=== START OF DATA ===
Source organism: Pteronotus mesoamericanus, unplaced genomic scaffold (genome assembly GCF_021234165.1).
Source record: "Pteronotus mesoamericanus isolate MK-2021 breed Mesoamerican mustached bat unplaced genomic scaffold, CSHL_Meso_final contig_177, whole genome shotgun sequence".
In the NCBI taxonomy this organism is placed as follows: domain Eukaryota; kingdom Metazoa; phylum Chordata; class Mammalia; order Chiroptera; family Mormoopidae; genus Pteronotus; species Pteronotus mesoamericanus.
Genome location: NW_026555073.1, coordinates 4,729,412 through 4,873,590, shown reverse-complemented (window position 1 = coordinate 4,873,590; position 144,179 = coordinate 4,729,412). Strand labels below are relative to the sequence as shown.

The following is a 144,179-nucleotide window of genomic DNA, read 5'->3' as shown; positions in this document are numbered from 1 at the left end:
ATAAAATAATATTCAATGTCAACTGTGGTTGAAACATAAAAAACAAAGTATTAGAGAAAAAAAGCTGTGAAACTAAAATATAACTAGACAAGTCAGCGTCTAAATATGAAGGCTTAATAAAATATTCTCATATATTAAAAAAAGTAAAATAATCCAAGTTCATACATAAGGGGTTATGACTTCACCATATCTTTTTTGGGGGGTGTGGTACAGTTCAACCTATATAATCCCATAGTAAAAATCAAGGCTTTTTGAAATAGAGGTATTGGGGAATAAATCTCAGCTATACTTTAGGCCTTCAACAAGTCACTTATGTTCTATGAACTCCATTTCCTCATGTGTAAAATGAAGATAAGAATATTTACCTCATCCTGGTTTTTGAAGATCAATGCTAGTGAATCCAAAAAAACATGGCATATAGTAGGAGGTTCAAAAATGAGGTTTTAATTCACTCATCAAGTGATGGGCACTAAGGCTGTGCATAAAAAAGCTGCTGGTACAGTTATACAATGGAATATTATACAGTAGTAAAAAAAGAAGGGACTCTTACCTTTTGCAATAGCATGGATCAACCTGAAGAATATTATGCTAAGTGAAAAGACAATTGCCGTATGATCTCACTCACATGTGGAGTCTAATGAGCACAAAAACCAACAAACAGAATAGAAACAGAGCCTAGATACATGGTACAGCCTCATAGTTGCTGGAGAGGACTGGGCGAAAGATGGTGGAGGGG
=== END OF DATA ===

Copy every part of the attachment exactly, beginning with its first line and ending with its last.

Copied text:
Source organism: Pteronotus mesoamericanus, unplaced genomic scaffold (genome assembly GCF_021234165.1).
Source record: "Pteronotus mesoamericanus isolate MK-2021 breed Mesoamerican mustached bat unplaced genomic scaffold, CSHL_Meso_final contig_177, whole genome shotgun sequence".
In the NCBI taxonomy this organism is placed as follows: domain Eukaryota; kingdom Metazoa; phylum Chordata; class Mammalia; order Chiroptera; family Mormoopidae; genus Pteronotus; species Pteronotus mesoamericanus.
Genome location: NW_026555073.1, coordinates 4,729,412 through 4,873,590, shown reverse-complemented (window position 1 = coordinate 4,873,590; position 144,179 = coordinate 4,729,412). Strand labels below are relative to the sequence as shown.

The following is a 144,179-nucleotide window of genomic DNA, read 5'->3' as shown; positions in this document are numbered from 1 at the left end:
ATAAAATAATATTCAATGTCAACTGTGGTTGAAACATAAAAAACAAAGTATTAGAGAAAAAAAGCTGTGAAACTAAAATATAACTAGACAAGTCAGCGTCTAAATATGAAGGCTTAATAAAATATTCTCATATATTAAAAAAAGTAAAATAATCCAAGTTCATACATAAGGGGTTATGACTTCACCATATCTTTTTTGGGGGGTGTGGTACAGTTCAACCTATATAATCCCATAGTAAAAATCAAGGCTTTTTGAAATAGAGGTATTGGGGAATAAATCTCAGCTATACTTTAGGCCTTCAACAAGTCACTTATGTTCTATGAACTCCATTTCCTCATGTGTAAAATGAAGATAAGAATATTTACCTCATCCTGGTTTTTGAAGATCAATGCTAGTGAATCCAAAAAAACATGGCATATAGTAGGAGGTTCAAAAATGAGGTTTTAATTCACTCATCAAGTGATGGGCACTAAGGCTGTGCATAAAAAAGCTGCTGGTACAGTTATACAATGGAATATTATACAGTAGTAAAAAAAGAAGGGACTCTTACCTTTTGCAATAGCATGGATCAACCTGAAGAATATTATGCTAAGTGAAAAGACAATTGCCGTATGATCTCACTCACATGTGGAGTCTAATGAGCACAAAAACCAACAAACAGAATAGAAACAGAGCCTAGATACATGGTACAGCCTCATAGTTGCTGGAGAGGACTGGGCGAAAGATGGTGGAGGGG